# sites, particularly those with a large number of unresolvable IP
# addresses visiting, it may be useful to enable this feature so
# those addresses are not constantly looked up each time the program
# is run.  Values can be 'yes' or 'no', with 'no' being the default.

CacheIPs    yes

# CacheTTL specifies the time to live (TTL) value for cached DNS
# entries, in days.  This value may be anywhere between 1 and 100
# with the default being 7 days (1 week).

#CacheTTL   7

# The GeoDB option enables or disabled the use of the native
# Webalizer GeoDB geolocation services.  This is the preferred
# geolocation option.  Values may be 'yes' or 'no', with 'no'
# being the default.

#GeoDB      no

# GeoDBDatabase specifies an alternate database to use.  The
# default database is /usr/share/GeoDB/GeoDB.dat (however the
# path may be changed at compile time; use the -vV command
# line option to determine where).  If a different database is
# to be used, it may be specified here.  The name is relative
# to the output directory being used unless an absolute name
# (ie: starts with a leading '/') is specified.

#GeoDBDatabase  /usr/share/GeoDB/GeoDB.dat

# The GeoIP option enables or disables the use of geolocation
# services provided by the GeoIP library (,
# if available.  Values may be 'yes' or 'no, with 'no' being the
# default.  Note: if GeoDB is enabled, then this option will have
# no effect (GeoDB will be used regardless of this setting).

#GeoIP      no

# GeoIPDatabase specifies an alternate database filename to use by the
# GeoIP library.  If an absolute path is not given as part of the name
# (ie: starts with a leading '/'), then the name is relative to the
# default output directory. This option should not normally be needed.

#GeoIPDatabase  /usr/share/GeoIP/GeoIP.dat

# VisitTimeout allows you to set the default timeout for a visit
# (sometimes called a 'session').  The default is 30 minutes,
# which should be fine for most sites.
# Visits are determined by looking at the time of the current
# request, and the time of the last request from the site.  If
# the time difference is greater than the VisitTimeout value, it
# is considered a new visit, and visit totals are incremented.
# Value is the number of seconds to timeout (default=1800=30min)

#VisitTimeout   1800

# The All* keywords allow the display of all URLs, Sites, Referrers
# User Agents, Search Strings and Usernames.  If enabled, a separate
# HTML page will be created, and a link will be added to the bottom
# of the appropriate "Top" table.  There are a couple of conditions
# for this to occur..  First, there must be more items than will fit
# in the "Top" table (otherwise it would just be duplicating what is
# already displayed).  Second, the listing will only show those items
# that are normally visable, which means it will not show any hidden
# items.  Grouped entries will be listed first, followed by individual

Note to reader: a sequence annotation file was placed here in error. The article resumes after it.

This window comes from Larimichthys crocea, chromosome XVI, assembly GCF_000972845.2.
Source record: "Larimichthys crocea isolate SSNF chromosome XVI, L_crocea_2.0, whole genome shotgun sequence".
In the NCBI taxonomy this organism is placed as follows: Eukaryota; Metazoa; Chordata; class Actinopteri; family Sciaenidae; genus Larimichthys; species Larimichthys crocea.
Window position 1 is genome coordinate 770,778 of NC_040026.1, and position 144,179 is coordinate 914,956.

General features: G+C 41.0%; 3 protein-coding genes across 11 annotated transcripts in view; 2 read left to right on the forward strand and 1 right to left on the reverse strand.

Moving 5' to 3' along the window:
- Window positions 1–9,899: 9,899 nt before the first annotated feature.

# items.  The value for these keywords can be either 'yes' or 'no',
# with the default being 'no'.  Please be aware that these pages can
# be quite large in size, particularly the sites page,  and separate
# pages are generated for each month, which can consume quite a lot
# of disk space depending on the traffic to your site.

#AllSites   no
#AllURLs    no
#AllReferrers   no
#AllAgents  no
AllSearchStr    yes
#AllUsers       no

# The Hide*, Group* and Ignore* and Include* keywords allow you to
# change the way Sites, URLs, Referrers, User Agents and Usernames
# are manipulated.  The Ignore* keywords will cause The Webalizer to
# completely ignore records as if they didn't exist (and thus not
# counted in the main site totals).  The Hide* keywords will prevent
# things from being displayed in the 'Top' tables, but will still be
# counted in the main totals.  The Group* keywords allow grouping
# similar objects as if they were one.  Grouped records are displayed
# in the 'Top' tables and can optionally be displayed in BOLD and/or
# shaded. Groups cannot be hidden, and are not counted in the main
# totals. The Group* options do not, by default, hide all the items
# that it matches.  If you want to hide the records that match (so just
# the grouping record is displayed), follow with an identical Hide*
# keyword with the same value.  (see example below)  In addition,
# Group* keywords may have an optional label which will be displayed
# instead of the keywords value.  The label should be separated from
# the value by at least one 'white-space' character, such as a space
# or tab.  If the match string contains whitespace (spaces or tabs),
# the string should be quoted with either single or double quotes.
# The value can have either a leading or trailing '*' wildcard
# character.  If no wildcard is found, a match can occur anywhere
# in the string. Given a string "", the values "your",
# "*" and "www.your*" will all match.

# Your own site should be hidden
HideSite    *
HideSite    localhost

# Your own site gives most referrals

# Usually you want to hide these
HideURL     *.gif
HideURL     *.GIF
HideURL     *.jpg
HideURL     *.JPG
HideURL     *.png
HideURL     *.PNG
HideURL     *.ra

# The MangleAgents allows you to specify how much, if any, The Webalizer
# should mangle user agent names.  This allows several levels of detail
# to be produced when reporting user agent statistics.  There are six
# levels that can be specified, which define different levels of detail
# supression.  Level 5 shows only the browser name (MSIE or Mozilla)
# and the major version number.  Level 4 adds the minor version number
# (single decimal place).  Level 3 displays the minor version to two
# decimal places.  Level 2 will add any sub-level designation (such
# as Mozilla/3.01Gold or MSIE 3.0b).  Level 1 will attempt to also add
# the system type if it is specified.  The default Level 0 displays the
# full user agent field without modification and produces the greatest
# amount of detail.  User agent names that can't be mangled will be